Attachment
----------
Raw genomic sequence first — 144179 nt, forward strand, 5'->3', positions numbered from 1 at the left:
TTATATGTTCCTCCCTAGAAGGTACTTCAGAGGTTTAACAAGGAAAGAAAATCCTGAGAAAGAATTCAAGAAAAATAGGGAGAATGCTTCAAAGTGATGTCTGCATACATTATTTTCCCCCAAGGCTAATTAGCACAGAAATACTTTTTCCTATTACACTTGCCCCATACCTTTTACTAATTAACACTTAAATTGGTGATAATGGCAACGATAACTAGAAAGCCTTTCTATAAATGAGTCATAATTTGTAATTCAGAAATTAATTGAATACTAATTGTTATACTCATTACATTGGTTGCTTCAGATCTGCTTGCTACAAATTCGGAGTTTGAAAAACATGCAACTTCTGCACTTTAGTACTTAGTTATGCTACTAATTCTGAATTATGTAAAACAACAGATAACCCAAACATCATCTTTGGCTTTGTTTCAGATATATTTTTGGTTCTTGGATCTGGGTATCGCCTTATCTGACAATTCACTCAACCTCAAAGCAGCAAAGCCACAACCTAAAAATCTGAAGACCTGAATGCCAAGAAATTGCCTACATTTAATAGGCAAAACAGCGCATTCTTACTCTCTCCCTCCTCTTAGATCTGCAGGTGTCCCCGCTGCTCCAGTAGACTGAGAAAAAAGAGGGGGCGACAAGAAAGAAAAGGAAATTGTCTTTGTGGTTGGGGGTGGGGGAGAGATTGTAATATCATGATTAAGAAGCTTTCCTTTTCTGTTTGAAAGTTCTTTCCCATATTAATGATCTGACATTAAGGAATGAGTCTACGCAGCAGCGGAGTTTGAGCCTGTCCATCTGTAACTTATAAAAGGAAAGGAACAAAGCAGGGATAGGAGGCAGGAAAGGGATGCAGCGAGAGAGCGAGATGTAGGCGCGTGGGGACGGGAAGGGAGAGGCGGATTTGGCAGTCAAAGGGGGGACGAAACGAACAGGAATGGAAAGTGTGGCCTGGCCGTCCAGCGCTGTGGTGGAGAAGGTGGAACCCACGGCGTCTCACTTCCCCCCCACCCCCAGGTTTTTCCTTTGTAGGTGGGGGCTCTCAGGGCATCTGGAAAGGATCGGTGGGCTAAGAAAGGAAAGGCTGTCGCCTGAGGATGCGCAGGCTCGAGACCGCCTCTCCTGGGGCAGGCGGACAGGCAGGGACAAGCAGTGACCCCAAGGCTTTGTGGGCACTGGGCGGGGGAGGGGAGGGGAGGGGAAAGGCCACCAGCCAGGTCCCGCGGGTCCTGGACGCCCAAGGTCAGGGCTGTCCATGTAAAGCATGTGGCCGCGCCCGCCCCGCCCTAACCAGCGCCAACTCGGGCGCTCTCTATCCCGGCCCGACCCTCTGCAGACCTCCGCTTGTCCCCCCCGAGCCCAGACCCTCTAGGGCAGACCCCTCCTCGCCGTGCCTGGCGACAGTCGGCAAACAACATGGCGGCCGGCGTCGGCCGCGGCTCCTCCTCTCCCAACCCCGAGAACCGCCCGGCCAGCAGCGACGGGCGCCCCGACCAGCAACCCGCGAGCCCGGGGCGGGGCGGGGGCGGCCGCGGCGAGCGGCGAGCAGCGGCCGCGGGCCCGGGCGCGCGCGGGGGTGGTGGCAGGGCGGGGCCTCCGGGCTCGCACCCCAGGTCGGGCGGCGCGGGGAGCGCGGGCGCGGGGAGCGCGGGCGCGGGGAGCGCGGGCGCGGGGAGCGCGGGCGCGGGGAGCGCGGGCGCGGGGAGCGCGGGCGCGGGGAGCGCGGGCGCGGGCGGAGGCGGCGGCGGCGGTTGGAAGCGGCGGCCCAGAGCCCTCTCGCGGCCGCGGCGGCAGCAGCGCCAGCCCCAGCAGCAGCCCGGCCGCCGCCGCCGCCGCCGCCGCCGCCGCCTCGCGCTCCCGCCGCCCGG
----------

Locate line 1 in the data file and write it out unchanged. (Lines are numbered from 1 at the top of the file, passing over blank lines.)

Raw genomic sequence first — 144179 nt, forward strand, 5'->3', positions numbered from 1 at the left: